US, UK, Australia To Provide Tax Information To Others
Tuesday, May 14, 2013
It has been announced that the tax administrations from the United States,
Australia and the United Kingdom have developed a plan to share tax information
involving trusts and companies holding assets on behalf of residents in jurisdictions
The Internal Revenue Service (IRS), the Australian Taxation Office and HM Revenue
& Customs (HMRC) are each said to have acquired a substantial amount of
data revealing extensive use of such entities organized in a number of jurisdictions
including Singapore, the British Virgin Islands, Cayman Islands and the Cook
Islands. The data contains both the identities of the individual owners of these
entities, as well as the advisors who assisted in establishing the entity structure.
The three tax offices have been working together to analyze this data and have
uncovered information that may be relevant to tax administrations of other jurisdictions.
Thus, they have developed a plan for sharing the data, as well as their preliminary
analysis, if requested by those other tax administrations.
"This is part of a wider effort by the IRS and other tax administrations
to pursue international tax evasion," said IRS Acting Commissioner Steven
T. Miller. "Our cooperative work with the UK and Australia reflects a bigger
goal of leaving no safe haven for people trying to illegally evade taxes."
While it was emphasized that there is nothing illegal about holding assets
through offshore entities, it was noted that "such offshore arrangements
can often be used to avoid or evade tax liabilities on income represented by the
principal or on the income generated by the underlying assets." In addition,
advisors may be subject to civil penalties or criminal prosecution for promoting
such arrangements as a means to avoid or evade tax liability, or to circumvent
information reporting requirements.
"These arrangements may be perfectly legitimate or may involve tax avoidance,
evasion or other serious offences by taxpayers and we need to look closely at
the information we now hold," Australian Tax Commissioner Chris Jordan
On its part, HMRC has confirmed that it has, so far, identified over 100
people who benefit from such offshore arrangements, and a number of those individuals
had already been identified and are under investigation for offshore tax evasion.
They have also identified more than 200 UK accountants, lawyers and other professional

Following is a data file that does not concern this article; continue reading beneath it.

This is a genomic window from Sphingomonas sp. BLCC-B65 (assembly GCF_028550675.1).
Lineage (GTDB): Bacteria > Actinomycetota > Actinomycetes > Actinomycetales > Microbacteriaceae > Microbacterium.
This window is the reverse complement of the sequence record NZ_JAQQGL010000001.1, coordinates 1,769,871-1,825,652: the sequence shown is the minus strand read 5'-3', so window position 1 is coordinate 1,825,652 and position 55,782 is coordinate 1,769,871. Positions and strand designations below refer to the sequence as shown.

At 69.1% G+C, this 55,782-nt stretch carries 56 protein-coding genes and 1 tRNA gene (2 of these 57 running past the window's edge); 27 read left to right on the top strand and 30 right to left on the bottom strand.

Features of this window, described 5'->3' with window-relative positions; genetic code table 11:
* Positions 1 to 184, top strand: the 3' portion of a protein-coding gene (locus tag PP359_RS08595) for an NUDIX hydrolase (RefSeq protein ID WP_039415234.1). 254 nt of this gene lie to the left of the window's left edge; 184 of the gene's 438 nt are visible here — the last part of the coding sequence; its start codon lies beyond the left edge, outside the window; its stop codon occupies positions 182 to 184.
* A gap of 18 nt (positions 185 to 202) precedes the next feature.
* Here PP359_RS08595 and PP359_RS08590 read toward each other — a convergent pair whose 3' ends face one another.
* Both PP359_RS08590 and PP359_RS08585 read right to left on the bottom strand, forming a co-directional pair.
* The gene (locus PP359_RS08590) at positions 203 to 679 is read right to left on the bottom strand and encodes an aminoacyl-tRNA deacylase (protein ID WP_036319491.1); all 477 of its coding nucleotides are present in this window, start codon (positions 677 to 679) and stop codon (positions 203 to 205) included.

advisors who advise on setting up these structures who will also be scrutinized.
It is expected that this multilateral cooperation and coordinated effort will
allow many countries to efficiently process this information and effectively
enforce any laws that may have been broken. Increasingly, it was added, tax
administrations are working together in this way to assist one another in identifying
non-compliance with tax laws.
In fact, following the announcement by the three countries, the Ministry of
Finance, in conjunction with the Inland Revenue Authority of Singapore (IRAS)
and Monetary Authority of Singapore, confirmed that Singapore is fully committed
to working with the tax authorities of Australia, UK and US in the investigation
of structures that may be involved in wrongdoing.
It was added that, following the completion by those countries
of their analysis of the data to determine if such structures have been used
for any wrongdoing, Singapore will assist them to the fullest extent possible
under its laws and tax agreements, which allow for the exchange of information,
including banking and trust information.
The Singaporean authorities are also looking into whether any tax offences
have been committed in Singapore. They have started requesting these tax authorities
for the data of entities linked to Singapore to be shared with Singapore. As
part of IRAS's ongoing programs, IRAS audits and conducts compliance investigations
into entities that could be using offshore structures to conceal income and
avoid being taxed in Singapore.